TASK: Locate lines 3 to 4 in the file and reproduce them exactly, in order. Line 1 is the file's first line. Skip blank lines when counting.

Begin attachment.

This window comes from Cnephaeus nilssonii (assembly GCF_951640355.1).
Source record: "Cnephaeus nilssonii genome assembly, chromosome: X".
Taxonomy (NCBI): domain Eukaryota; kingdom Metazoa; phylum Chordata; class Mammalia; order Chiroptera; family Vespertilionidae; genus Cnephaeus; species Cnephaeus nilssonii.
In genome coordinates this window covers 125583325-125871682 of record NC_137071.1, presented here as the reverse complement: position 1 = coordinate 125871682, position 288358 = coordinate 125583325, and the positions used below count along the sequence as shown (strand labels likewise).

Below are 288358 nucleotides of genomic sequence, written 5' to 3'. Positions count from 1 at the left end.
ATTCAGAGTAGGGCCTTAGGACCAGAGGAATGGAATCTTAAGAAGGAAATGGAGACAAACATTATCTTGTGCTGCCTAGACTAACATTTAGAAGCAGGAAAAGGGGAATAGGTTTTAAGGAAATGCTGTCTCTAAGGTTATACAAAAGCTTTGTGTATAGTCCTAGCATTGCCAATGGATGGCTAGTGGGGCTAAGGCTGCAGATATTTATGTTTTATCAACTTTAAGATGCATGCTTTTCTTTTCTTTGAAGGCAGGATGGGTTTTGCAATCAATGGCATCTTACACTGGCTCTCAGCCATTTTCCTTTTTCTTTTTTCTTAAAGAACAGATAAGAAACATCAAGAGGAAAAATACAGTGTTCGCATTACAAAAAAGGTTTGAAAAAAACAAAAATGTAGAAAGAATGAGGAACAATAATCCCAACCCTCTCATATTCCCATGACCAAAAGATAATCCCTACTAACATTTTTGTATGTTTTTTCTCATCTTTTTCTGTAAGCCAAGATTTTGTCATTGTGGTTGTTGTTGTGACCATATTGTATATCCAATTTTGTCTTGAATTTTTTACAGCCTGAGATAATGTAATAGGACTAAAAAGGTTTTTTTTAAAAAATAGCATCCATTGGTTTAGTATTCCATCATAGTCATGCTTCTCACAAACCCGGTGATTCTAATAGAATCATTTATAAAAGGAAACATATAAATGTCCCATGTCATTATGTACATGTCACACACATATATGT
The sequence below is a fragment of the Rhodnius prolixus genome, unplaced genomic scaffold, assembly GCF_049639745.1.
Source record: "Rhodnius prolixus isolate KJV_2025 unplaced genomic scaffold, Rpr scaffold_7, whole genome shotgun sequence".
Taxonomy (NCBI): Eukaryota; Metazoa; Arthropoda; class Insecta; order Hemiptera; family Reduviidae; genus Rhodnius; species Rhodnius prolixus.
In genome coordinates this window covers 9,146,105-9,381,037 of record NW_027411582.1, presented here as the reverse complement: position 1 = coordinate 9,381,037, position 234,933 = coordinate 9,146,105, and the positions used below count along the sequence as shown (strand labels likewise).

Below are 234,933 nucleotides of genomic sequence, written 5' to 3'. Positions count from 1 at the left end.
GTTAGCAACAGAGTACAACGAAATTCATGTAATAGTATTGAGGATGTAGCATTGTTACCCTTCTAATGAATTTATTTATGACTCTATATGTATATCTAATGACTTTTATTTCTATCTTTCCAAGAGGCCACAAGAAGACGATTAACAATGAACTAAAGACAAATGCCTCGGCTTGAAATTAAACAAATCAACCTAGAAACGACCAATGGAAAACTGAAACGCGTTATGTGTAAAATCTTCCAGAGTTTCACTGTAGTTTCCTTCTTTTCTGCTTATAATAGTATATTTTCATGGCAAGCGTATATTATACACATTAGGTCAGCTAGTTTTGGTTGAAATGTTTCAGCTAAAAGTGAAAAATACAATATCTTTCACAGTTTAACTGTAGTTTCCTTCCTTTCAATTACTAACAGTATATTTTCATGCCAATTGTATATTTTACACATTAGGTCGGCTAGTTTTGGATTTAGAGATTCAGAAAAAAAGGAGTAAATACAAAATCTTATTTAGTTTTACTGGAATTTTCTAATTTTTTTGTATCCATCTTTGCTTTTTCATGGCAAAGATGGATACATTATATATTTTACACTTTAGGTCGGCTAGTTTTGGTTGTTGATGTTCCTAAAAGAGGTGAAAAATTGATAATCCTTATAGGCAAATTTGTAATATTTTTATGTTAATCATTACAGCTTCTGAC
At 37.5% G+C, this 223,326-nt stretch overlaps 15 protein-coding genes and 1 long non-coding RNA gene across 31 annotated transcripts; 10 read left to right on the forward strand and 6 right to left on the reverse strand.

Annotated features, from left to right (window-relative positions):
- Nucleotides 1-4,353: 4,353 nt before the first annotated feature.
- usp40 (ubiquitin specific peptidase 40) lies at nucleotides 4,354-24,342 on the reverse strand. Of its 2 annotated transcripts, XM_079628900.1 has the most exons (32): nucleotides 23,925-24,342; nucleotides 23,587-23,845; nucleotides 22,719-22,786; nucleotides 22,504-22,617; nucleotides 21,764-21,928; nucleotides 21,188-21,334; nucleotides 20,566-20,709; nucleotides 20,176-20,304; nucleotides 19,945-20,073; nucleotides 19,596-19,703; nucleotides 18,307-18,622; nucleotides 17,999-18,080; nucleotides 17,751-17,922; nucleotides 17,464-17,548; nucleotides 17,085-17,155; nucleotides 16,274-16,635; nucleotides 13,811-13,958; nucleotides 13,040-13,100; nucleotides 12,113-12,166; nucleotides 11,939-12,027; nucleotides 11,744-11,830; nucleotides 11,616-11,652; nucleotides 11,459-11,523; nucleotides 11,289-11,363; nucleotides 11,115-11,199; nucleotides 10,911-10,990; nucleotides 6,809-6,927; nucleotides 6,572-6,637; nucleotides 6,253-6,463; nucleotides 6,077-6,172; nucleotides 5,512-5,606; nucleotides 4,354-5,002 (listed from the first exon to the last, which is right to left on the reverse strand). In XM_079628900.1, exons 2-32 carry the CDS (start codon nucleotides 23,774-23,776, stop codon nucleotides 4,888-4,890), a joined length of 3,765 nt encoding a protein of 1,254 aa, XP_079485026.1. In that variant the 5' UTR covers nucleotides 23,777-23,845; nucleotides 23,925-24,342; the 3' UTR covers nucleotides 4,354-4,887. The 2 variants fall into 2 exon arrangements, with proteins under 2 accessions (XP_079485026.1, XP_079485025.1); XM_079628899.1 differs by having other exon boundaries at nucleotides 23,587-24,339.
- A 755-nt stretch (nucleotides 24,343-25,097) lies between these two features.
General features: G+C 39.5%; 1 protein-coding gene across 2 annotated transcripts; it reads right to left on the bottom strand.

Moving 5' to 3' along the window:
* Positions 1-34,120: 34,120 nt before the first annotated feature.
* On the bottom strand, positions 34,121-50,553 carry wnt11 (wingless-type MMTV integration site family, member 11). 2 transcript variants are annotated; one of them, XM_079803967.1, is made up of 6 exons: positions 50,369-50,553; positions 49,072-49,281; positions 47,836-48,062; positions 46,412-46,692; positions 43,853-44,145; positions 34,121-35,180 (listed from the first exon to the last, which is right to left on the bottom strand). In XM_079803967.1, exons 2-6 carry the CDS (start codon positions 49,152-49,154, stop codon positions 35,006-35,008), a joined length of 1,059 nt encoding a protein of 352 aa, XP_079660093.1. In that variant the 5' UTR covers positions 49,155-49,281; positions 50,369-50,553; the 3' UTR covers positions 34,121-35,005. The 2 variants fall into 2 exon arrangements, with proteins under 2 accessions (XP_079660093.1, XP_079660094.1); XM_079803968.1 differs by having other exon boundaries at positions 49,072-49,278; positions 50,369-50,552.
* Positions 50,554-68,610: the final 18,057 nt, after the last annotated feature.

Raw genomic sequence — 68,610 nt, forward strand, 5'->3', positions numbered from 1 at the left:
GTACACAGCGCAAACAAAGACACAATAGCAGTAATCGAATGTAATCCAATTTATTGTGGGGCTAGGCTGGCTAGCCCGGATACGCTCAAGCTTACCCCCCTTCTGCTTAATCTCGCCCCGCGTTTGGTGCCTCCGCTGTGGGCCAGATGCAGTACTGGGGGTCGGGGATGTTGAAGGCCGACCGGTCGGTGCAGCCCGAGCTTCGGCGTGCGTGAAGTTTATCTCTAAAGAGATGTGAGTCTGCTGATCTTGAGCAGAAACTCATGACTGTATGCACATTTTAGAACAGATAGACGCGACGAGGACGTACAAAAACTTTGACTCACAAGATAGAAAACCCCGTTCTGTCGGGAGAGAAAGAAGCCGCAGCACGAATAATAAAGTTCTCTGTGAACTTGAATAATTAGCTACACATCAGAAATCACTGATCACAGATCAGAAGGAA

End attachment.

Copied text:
Taxonomy (NCBI): domain Eukaryota; kingdom Metazoa; phylum Chordata; class Mammalia; order Chiroptera; family Vespertilionidae; genus Cnephaeus; species Cnephaeus nilssonii.
In genome coordinates this window covers 125583325-125871682 of record NC_137071.1, presented here as the reverse complement: position 1 = coordinate 125871682, position 288358 = coordinate 125583325, and the positions used below count along the sequence as shown (strand labels likewise).